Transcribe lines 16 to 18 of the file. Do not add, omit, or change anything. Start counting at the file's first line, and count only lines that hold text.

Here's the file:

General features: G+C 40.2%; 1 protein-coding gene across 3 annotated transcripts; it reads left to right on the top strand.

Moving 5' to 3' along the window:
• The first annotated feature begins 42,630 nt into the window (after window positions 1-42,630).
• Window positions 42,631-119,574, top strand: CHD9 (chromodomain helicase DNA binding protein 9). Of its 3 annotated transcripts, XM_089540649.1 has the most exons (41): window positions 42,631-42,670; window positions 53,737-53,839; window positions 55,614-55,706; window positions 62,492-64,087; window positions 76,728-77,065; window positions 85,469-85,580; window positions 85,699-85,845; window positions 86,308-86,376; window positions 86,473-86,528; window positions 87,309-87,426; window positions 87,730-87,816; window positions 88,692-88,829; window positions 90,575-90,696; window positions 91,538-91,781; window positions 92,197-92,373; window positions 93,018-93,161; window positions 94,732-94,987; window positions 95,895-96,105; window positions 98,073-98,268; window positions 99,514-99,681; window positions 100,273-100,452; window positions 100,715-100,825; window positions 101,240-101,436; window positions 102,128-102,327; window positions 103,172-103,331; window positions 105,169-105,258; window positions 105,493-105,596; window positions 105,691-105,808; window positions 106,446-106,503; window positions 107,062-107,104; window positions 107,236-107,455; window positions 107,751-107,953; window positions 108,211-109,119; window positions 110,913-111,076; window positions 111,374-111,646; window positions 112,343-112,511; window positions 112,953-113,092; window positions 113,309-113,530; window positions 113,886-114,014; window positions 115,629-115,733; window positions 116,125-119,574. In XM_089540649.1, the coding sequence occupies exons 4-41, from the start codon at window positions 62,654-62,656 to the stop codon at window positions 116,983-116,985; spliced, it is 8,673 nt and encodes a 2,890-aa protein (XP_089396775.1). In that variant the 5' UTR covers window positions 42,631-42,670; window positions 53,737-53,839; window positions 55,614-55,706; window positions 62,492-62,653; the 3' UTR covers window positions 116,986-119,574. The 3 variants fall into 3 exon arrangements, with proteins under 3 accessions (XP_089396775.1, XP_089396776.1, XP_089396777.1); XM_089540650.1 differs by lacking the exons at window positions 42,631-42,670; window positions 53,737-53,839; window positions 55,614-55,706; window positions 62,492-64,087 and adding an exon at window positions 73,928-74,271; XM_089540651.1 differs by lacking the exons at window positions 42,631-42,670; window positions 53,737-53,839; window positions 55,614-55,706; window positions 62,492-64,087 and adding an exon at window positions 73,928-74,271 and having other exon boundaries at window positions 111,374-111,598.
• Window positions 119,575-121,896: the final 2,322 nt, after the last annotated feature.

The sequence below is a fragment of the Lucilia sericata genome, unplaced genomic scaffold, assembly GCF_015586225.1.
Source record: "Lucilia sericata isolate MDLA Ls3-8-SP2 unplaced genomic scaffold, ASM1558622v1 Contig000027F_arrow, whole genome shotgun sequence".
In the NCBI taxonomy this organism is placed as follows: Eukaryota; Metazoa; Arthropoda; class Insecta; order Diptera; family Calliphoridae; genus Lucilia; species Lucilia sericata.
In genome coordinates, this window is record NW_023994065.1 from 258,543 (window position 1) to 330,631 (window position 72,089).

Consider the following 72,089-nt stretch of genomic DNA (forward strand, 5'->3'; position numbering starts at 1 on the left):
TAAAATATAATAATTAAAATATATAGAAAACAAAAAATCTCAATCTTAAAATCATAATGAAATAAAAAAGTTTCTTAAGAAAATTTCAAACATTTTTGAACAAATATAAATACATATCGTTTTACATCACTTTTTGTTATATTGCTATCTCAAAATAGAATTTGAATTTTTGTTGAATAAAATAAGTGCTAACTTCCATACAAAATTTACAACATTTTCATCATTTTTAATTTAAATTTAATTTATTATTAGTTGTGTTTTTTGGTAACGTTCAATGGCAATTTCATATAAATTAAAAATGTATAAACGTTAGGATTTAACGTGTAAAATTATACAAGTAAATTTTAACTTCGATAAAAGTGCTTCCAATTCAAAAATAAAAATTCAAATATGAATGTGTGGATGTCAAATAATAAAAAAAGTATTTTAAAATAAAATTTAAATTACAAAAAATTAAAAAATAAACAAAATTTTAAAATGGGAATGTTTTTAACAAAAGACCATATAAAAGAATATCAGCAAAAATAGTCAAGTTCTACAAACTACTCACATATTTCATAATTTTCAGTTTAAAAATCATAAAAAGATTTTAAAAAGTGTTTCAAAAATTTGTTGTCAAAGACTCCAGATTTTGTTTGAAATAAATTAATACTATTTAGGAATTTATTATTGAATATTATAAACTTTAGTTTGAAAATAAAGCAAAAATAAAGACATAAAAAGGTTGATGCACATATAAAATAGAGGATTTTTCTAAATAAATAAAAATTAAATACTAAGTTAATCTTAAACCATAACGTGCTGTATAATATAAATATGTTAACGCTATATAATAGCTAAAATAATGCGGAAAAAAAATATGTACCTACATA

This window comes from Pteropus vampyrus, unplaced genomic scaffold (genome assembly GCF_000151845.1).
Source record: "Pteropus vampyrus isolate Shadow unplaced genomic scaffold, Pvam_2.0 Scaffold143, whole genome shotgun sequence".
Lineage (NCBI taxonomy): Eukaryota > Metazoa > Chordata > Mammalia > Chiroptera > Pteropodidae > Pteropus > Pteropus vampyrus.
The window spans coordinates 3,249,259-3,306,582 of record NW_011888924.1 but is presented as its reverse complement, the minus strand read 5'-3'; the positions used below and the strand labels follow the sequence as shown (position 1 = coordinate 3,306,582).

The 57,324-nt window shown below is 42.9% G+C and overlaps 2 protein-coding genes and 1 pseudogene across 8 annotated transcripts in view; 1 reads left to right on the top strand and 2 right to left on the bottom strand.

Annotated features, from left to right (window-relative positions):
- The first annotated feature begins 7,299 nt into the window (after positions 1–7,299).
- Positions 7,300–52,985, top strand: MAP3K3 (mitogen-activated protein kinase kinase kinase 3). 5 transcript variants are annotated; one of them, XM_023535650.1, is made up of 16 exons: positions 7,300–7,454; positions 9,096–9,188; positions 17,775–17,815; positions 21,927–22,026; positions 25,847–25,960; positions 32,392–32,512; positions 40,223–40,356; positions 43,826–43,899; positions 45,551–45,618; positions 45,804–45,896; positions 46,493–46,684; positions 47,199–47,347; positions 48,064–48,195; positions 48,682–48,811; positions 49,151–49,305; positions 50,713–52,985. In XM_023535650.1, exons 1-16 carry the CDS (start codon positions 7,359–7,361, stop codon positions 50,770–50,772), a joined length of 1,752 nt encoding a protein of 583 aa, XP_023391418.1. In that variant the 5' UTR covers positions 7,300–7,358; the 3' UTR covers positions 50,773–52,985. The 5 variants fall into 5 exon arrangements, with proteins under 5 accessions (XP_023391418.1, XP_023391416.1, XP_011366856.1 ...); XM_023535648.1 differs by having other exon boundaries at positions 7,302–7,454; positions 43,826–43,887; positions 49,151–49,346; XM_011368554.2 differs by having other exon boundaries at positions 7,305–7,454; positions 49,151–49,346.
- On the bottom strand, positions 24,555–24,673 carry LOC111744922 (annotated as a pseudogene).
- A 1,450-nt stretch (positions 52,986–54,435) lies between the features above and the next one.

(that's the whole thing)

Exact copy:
The 57,324-nt window shown below is 42.9% G+C and overlaps 2 protein-coding genes and 1 pseudogene across 8 annotated transcripts in view; 1 reads left to right on the top strand and 2 right to left on the bottom strand.

Annotated features, from left to right (window-relative positions):
- The first annotated feature begins 7,299 nt into the window (after positions 1–7,299).